Whom should I contact for help?
Your primary care physician is a great place to start. He/she may be able to relieve some of your symptoms with medications and refer you to special therapists that are trained to deal with patients like you. If you are a veteran, your local Veterans Administration or Vets Center may also be a good place to start. Victims of abuse and rape can also find help at such organizations as the YWCA.
How effective is treatment?
The efficacy of treatment is highly variable. Success rates of approximately 1/3 have been reported. Success will depend on the severity and duration of your PTSD, the type of trauma suffered, and your commitment to treatment regimens. Although many patients do not appear to fully recover, most can achieve relief of some of their symptoms.
What types of treatment are available?
Treatment can be divided into two parts: drug therapy and psychotherapy. Drug therapy often consists of anti-depressants and other medicines to decrease anxiety. The goals of drug therapy are: to reduce symptoms and to alter brain chemical abnormalities that may be at least partially to blame for your problem. Psychotherapy consists of individual and/or group therapy sessions. The goal of psychotherapy is for you to confront your trauma, accept its place in your life, and to concentrate on your present and future life. Group therapy may be especially appealing as it allows you to discuss your feelings with others who have experienced similar trauma. The group works together to help its members cope with the trauma and the difficulties present in their lives.
Turnbull, GJ. (1998). A review of post-traumatic stress disorder. Part II: treatment. Injury, v. 29, no. 3, pp. 169-175.
McIvor TJ, Turner SW. (1995). Drug treatment in post-traumatic stress disorder. British Journal of Hospital Medicine, v. 53,
no. 10, pp. 501-505.
Biology of Posttraumatic Stress Disorder(reference:www.unmc.edu/FamilyMed/ICE/PTSD/biol.html)
It is obvious that this is a serious condition that could not be addressed by Aromatherapy alone so where does the use of essential oils fit in.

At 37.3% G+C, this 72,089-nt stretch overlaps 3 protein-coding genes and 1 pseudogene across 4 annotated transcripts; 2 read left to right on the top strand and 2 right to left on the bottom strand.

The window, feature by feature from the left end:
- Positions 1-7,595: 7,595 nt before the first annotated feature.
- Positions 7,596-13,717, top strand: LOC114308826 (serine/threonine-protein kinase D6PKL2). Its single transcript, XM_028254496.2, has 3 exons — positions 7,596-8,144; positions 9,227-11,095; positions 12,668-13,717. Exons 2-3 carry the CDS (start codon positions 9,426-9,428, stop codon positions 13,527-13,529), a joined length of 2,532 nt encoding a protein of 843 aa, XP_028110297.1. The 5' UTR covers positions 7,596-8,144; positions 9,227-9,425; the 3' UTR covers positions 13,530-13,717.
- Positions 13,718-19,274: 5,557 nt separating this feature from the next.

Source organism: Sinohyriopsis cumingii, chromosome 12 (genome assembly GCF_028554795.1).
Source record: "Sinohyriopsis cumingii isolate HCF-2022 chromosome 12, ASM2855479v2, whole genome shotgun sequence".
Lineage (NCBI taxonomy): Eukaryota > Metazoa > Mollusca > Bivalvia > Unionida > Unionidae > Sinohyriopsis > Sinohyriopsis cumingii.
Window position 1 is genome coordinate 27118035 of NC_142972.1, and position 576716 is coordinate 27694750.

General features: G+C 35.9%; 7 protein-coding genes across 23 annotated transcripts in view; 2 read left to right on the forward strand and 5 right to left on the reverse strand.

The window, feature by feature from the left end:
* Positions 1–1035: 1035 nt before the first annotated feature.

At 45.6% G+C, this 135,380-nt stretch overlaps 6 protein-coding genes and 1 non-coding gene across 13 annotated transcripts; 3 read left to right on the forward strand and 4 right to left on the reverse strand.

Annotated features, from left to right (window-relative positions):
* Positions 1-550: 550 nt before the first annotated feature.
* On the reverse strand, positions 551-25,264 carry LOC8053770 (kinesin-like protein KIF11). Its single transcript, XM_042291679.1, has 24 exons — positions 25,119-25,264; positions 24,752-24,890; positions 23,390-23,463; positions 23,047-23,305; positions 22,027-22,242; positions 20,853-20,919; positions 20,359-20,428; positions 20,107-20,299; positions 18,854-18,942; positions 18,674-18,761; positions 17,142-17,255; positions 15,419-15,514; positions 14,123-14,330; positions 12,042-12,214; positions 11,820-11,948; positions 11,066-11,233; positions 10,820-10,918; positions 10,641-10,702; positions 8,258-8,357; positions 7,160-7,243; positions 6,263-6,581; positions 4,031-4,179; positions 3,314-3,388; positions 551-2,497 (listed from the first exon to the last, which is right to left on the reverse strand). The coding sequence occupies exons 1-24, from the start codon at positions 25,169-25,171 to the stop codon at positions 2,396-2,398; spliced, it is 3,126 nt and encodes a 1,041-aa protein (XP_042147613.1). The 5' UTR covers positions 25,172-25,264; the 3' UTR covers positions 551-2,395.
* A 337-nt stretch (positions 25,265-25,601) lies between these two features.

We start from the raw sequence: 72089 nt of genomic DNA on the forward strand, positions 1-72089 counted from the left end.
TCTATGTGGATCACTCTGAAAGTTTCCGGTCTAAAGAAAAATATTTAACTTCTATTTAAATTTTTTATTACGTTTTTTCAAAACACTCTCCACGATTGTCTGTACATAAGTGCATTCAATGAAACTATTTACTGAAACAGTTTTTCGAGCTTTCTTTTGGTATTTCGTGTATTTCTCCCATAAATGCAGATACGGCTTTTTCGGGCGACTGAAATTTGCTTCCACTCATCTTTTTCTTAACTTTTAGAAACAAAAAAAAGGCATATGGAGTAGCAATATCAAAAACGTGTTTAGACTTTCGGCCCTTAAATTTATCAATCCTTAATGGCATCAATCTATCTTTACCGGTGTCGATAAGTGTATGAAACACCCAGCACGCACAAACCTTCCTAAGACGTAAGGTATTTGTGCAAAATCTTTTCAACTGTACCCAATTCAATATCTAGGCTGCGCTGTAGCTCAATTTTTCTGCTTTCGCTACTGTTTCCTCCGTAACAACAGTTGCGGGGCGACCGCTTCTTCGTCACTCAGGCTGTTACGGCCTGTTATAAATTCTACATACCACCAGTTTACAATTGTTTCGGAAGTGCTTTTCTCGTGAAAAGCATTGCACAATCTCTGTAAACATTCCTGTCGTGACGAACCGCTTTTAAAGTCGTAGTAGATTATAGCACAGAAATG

Once again I feel that we should look at each specific case individually and see which symptoms are prevalent and then choose essential oils, which may be helpful in controlling and alleviating those symptoms.
An Aromatherapy treatment plan could include:
- Weekly or By-weekly relaxation massage with an appropriate essential oil blend
- Daily baths with essential oils. Remember that essential oils do not dissolve in water so add an equal number of drops of emulsifier, or if you don’t have an emulsifier add an equal number of drops of liquid soap to disperse the essential oil droplets through the water.
- Inhalation:1 – 2 drops of essential oil or essential oil synergy on the pillow or tissue tucked into the pillow at night to aid sleep
- Diffuser/aroma lamp with appropriate blend.
- Personal perfume/body products made with an appropriate blend to help combat the symptoms
Essential Oils to consider for the various symptoms include:
For Sleep disturbances/nightmares: Lavender, Mandarin, Linden Blossom, Clary Sage, Marjoram, Vetiver, Chamomile Roman, Sandalwood, Lemon.
For Anorexia: Bergamot, Black Pepper, Fennel, Ginger, Grapefruit, Litsea Cubeba, Palmarosa
For Obesity: Grapefruit, Lemon, Lime, Mandarin, Orange, Tangerine, Thyme, Juniper, Geranium
For Fear: Sandalwood, Roman Chamomile, Cypress, Vetiver, Lemon, Bergamot, Orange, Cedarwood, Neroli, Basil, Frankincense, Clary Sage, Lavender.
For Anxiety: Bergamot, Lavender, Neroli, Rose, Melissa, Geranium, Vetiver, Cedarwood, Juniper, Roman Chamomile.
For Panic: Lavender, Frankincense, Helichrysum, Marjoram, Ylang ylang, Petitgrain, Rose, Neroli
For Rage: Roman Chamomile, Ylang ylang, Vetiver, Clary Sage, Lavender, Marjoram
For Trauma: Thyme linalol, Lavender, Geranium, Lemon, Marjoram, Petitgrain, Clary Sage, Roman Chamomile
For Withdrawal from Life: Orange
For Withdrawal of Emotions: Bergamot, Rose, Roman Chamomile, Neroli, Mandarin and Geranium
For Stress: Bergamot, Roman Chamomile, Frankincense, Geranium, Grapefruit, Lavender, Lemon, Mandarin, Marjoram, Melissa, Neroli, Rose, Sandalwood, Vetiver, Clary Sage, Ylang Ylang.
For Depression: Mandarin, Roman Chamomile, Lemon, Bergamot, Grapefruit, Orange, Jasmine, Ylang Ylang, Rose, Neroli, Geranium, Petitgrain, Helichrysum, Eucalyptus Citrodora, Sandalwood, Clary Sage, Marjoram, Lavender, Frankincense.
Remember to check for any contra-indications for the oils chosen. You will find the list under the Contraindications to the Oils in the Blends Article.